Throughout the years, plenty of great hoaxes have been played on the April Fool’s Day. TopYaps lists ten wacky and tomfoolery hoaxes of April 1, that are enough to bring an evil laugh to your face. So, here are ten blasts from the past!
It was the April Fool’s day of 1992, when the National Public Radio (NPR) of the United States declared that former President Richard Nixon is once again running for the presidential post in 1992 elections. This news was accompanied with some audio clips of Nixon stating “I never did anything wrong, and I won’t do it again.” As soon as the news was aired, hearers started calling the NPR with mixed reactions. Their shock and outrage came to end when the host of program later explained that the proclamation was a April Fool’s Day hoax and it was notable comedian Rich Little who impersonated the voice of Nixon.
On April 1, 1915, during the World War 1, a French fighter plane flew over a German camp, dropping a noticeable object. German soldiers conceived this object as a bomb and instantaneously scattered here and there to safe locations. They discreetly waited for the explosion. After sensing the failure of bomb, they crept back towards it to check its condition. Cautiously, they approached the bomb and found that it was actually a football with a note attached to it – “April Fool!”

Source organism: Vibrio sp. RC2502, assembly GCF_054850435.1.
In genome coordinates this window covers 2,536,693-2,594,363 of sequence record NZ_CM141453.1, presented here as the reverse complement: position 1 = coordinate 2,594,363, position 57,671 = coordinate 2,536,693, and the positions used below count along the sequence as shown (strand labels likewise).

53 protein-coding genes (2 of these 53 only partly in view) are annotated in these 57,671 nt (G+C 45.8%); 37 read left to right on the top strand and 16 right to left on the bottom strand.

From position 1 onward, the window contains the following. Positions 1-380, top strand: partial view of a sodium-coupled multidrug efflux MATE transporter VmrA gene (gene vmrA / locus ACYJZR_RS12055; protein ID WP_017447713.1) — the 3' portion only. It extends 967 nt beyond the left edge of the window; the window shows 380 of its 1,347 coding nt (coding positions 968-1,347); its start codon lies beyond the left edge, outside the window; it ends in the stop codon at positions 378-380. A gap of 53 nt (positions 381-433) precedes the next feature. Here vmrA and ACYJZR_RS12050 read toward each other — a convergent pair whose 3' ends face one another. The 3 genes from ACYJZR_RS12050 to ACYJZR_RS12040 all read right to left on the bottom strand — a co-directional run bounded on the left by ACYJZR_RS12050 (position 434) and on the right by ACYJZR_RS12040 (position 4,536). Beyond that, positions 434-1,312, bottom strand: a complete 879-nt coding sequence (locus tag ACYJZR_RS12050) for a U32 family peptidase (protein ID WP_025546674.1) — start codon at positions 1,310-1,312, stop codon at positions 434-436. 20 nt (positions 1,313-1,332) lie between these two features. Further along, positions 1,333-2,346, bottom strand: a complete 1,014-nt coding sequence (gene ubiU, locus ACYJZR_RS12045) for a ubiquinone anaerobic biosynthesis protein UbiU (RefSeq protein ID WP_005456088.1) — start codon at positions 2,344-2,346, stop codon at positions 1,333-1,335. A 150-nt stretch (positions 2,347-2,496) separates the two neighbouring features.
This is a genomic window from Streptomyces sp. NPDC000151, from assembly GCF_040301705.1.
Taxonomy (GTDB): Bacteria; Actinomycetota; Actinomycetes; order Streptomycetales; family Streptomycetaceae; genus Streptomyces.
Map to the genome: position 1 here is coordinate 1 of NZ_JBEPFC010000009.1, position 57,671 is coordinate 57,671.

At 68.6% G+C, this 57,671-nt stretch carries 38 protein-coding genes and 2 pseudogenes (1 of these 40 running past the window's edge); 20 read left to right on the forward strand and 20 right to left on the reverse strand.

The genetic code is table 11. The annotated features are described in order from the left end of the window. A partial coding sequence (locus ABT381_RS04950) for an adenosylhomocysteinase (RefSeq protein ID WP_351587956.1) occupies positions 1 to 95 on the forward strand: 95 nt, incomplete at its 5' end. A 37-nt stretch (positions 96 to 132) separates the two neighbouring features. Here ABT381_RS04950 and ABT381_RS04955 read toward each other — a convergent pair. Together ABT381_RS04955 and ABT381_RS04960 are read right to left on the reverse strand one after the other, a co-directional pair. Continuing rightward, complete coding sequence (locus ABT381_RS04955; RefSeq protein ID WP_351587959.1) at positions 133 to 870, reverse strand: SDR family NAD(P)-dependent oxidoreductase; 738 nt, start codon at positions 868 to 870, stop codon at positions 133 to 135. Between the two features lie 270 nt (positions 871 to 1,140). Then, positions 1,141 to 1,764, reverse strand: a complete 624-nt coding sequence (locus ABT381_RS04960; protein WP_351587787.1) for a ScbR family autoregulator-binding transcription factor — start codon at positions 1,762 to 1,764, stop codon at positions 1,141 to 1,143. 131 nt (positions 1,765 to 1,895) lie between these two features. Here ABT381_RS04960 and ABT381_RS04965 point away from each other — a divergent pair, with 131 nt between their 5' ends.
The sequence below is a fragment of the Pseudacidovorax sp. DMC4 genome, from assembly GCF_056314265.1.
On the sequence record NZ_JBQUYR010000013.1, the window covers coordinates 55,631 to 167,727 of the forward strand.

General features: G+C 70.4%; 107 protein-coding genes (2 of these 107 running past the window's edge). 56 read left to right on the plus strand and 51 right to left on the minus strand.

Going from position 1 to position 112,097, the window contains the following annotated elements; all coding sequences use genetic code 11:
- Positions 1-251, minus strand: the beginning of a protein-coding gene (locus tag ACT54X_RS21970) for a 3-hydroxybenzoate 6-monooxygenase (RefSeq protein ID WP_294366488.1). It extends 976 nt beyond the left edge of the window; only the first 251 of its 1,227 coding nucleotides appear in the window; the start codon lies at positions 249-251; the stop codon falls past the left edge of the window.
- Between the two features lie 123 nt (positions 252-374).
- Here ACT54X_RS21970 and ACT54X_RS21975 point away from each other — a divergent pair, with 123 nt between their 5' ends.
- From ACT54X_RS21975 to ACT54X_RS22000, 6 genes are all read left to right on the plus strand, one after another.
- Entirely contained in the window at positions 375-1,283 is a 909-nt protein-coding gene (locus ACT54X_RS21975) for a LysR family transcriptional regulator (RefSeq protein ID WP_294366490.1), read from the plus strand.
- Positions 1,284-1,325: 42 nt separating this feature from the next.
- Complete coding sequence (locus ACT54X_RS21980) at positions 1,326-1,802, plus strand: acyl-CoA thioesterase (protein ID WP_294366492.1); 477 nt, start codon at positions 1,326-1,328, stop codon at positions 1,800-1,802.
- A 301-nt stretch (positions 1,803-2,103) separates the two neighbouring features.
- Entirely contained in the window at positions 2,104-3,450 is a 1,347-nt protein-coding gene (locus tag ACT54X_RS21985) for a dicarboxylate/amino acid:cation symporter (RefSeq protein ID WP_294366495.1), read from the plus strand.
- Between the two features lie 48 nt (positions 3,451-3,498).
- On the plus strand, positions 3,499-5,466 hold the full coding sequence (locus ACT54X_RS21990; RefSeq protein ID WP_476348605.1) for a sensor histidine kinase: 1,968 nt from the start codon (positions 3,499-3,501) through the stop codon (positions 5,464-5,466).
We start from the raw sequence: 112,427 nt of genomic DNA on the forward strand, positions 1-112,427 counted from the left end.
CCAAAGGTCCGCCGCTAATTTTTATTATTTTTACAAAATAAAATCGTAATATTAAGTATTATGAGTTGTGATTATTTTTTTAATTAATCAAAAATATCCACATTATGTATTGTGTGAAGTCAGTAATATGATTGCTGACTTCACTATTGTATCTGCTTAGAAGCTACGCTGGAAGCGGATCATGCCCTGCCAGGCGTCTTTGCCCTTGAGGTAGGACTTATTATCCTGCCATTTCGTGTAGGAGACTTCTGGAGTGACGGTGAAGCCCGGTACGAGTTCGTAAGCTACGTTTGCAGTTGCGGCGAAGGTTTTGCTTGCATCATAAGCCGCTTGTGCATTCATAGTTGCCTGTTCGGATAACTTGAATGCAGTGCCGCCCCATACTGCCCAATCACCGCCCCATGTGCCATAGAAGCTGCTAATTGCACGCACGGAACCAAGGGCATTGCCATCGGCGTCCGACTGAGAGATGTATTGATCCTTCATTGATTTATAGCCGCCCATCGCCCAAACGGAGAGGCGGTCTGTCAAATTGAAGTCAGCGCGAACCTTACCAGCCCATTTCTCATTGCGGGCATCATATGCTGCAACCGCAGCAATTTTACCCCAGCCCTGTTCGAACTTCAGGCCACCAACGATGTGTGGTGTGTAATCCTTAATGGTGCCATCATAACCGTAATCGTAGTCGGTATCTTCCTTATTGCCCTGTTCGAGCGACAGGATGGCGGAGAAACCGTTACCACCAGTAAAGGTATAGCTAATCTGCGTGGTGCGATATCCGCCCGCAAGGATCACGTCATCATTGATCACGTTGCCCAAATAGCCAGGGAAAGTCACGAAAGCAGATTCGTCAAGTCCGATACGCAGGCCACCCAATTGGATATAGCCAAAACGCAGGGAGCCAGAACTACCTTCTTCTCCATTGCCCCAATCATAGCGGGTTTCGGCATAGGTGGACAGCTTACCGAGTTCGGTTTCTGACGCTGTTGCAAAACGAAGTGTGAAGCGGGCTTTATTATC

Dick Smith, a prominent businessman of Sydney had promised the locals to tow an iceberg from Antarctica. His intention was to carve the gigantic yet fresh iceberg in small cubes which he would sell to the public. Eventually, on the April Fool’s Day of 1978, entire city along with media community arrived at the Sydney Harbor to take a glimpse of the huge iceberg. Then it started raining and entire populace witnessed the wash away process of shaving cream and firefighting foam from which the iceberg was really made of.